Is Hoyer operating as if he will be the starter in 2017?

"Yeah for sure. I think that's what I was brought in to do at this point," Hoyer said on KNBR 680 on Wednesday morning. "And the thing that I've learned in this profession, and really in life, is not worry about things you can't control. I can't control who they draft with the second pick tomorrow and I'm not gonna live my life worrying about it."

The 49ers own the second overall pick in the draft and are reportedly strongly considering taking a QB with that selection.

Even if they do, it doesn't mean that player will start from Day 1.

Hoyer worked with 49ers head coach Kyle Shanahan in Cleveland during the 2014 season -- he started a career-high 13 games with the Browns and threw for a career-best 3,326 yards.

"I'm gonna go out there and do what I think my job is at this point," Hoyer added. "And I'm gonna do that as long as I can until they tell me it's not my job anymore."

 

Marshawn Lynch excellent fit for Raiders scheme, ailing Oakland fan base

Marshawn Lynch excellent fit for Raiders scheme, ailing Oakland fan base

Marshawn Lynch is a Raider. He announced that fact on Twitter in his own unique way Wednesday, completing a month-long process from initial interest to final signature.

The Raiders gave him a new contract and traded Seattle for his rights, allowing the Oakland Tech High grad and Cal alum to come out of retirement and play for his hometown team.

That’s good news for Raiders fans on several fronts. He fills an immediate need at running back created when Latavius Murray left for Minnesota.

It temporarily tempers, though certainly doesn’t extinguish, rage about the Raiders relocating to Las Vegas.

[RATTO: Here's to hoping Marshawn Lynch upstages the NFL Draft]

Owner Mark Davis hopes to move his team when a new stadium is complete in 2020. 

Lynch won't be there. Lynch won’t represent Vegas. He’s an Oakland Raider, playing for the city he champions at every turn. Lynch regularly gives back to this community and might be its most popular native son right now.

Lynch missed playing football, but he wanted to represent his hometown. That was clear in his tweet. He explained it this way: “I’m really from Oakland doe like really really really from Oakland doe…town bizness breath on me.”

He’ll celebrate joining the Raiders on Thursday with a block party and autograph signing in Oakland.

Lynch will give East Bay fans something to cheer for that won’t be shipping off to Vegas in a few years.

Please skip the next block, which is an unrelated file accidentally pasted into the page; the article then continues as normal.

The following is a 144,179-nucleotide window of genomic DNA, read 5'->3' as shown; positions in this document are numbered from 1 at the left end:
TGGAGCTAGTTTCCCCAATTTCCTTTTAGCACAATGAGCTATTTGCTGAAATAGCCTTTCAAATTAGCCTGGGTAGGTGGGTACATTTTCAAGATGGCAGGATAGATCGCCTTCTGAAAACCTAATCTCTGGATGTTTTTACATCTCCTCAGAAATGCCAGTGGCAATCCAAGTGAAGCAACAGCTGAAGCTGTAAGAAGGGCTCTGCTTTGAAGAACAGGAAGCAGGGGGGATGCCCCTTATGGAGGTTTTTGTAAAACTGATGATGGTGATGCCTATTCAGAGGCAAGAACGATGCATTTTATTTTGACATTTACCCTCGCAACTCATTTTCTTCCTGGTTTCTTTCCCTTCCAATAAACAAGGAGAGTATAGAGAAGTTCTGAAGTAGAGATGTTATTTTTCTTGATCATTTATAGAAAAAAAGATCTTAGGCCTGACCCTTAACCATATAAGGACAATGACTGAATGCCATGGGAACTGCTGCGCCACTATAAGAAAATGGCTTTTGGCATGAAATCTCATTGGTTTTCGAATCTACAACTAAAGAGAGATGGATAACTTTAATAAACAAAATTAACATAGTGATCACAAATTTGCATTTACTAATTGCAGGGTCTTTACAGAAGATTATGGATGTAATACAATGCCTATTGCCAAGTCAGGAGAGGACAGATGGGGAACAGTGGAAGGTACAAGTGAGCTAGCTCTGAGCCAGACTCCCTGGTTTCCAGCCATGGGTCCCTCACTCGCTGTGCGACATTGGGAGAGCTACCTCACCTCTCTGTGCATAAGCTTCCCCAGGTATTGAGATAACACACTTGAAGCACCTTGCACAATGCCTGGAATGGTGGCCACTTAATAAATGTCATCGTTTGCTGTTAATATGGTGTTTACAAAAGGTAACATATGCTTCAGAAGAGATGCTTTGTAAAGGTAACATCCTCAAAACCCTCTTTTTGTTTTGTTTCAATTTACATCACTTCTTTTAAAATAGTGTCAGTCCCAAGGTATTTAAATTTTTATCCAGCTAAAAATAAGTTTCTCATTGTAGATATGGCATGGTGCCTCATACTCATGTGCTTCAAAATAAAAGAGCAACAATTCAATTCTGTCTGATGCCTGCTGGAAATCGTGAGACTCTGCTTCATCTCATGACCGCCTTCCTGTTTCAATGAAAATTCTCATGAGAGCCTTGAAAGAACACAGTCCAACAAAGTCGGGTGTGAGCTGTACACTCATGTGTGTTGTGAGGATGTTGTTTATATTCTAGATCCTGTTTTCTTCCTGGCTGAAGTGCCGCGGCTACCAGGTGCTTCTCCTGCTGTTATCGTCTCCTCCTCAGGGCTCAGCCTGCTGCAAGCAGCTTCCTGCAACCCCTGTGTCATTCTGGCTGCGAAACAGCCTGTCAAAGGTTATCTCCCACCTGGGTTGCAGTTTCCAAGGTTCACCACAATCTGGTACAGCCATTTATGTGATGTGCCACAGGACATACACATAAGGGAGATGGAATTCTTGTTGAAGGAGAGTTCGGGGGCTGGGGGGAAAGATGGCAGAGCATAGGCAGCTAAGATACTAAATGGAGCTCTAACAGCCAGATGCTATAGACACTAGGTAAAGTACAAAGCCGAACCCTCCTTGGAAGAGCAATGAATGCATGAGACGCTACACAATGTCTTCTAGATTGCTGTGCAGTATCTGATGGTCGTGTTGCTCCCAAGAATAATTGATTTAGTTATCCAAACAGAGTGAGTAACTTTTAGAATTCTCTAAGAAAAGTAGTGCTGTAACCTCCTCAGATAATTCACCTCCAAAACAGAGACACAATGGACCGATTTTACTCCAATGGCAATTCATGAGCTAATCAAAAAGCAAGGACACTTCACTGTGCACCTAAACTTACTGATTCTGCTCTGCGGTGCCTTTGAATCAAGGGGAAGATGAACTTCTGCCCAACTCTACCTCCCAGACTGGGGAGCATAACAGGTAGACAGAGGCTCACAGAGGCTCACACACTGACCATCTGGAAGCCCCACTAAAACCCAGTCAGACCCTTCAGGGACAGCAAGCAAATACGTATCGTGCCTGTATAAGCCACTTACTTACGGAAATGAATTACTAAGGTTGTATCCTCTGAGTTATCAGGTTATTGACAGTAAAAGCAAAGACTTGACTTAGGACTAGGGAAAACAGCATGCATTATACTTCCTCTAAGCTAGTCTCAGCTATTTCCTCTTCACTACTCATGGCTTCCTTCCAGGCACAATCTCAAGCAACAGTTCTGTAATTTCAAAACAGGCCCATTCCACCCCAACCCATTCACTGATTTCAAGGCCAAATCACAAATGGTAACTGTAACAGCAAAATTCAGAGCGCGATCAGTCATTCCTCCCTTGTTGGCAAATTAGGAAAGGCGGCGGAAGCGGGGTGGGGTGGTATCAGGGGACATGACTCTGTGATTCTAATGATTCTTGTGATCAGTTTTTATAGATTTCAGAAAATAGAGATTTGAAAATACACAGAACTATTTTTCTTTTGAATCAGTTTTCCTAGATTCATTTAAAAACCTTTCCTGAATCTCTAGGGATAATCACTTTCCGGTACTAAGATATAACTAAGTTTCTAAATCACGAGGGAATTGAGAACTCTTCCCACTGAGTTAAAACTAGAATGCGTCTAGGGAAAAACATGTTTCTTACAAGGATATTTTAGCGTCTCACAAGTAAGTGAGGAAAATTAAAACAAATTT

Nothing can cure the pain of an NFL team leaving Oakland a second time. Wins are ibuprofen, giving short-term relief to an ailing fan local base. He can certainly help the Raiders provide that.

The Silver and Black needed a big, physical primary rusher to pair with elusive, yet smaller backs Jalen Richard and DeAndre Washington.

Lynch is that guy. There’s no question he’s a football fit.

Lynch is a strong interior rusher from several different formations. He could run well behind fullback Jamize Olawale, as a lone shotgun runner or in jumbo packages with quarterback Derek Carr under center and behind a hulking Raiders offensive line.

While new offensive coordinator Todd Downing will add some wrinkles to an existing scheme, the Raiders employ a versatile system that could suit Lynch’s many strengths.

Lynch ranks among the toughest, most aggressive backs of his generation and one of the best resisting tackles.

He averaged 4.3 yards per carry and 2.8 yards after contact per rushing attempt in his career, according to analytics site Pro Football Focus.

Lynch led the NFL with 245 broken tackles between 2013 and 2016 – 56 more than the next guy -- and he didn’t even play last season, per PFF.

He led the league with an unreal 3.1 yards after per contact in 2014, his last year fully healthy. He played just eight times in 2015 due to an abdominal injury that required surgery.

Lynch is completely healthy after his year travelling the world, doing charity work and expanding his clothing line, but effectiveness is always questioned of running backs over 30. Lynch turned 31 last week. He heads into his 10th season without having been hit in a while, and many believe he can produce like few others his age have in the NFL.

He’ll take the lion’s share of carries in a three-man rotation with Richard and Washington. He reportedly gets an extra $2 million if he's just the second Raider since 2010 to reach 1,000 yards. There’s motivation to push for that and other incentives in the deal. If Lynch is in vintage Beast Mode and fans are happy, the Raiders will gladly pay the extra freight.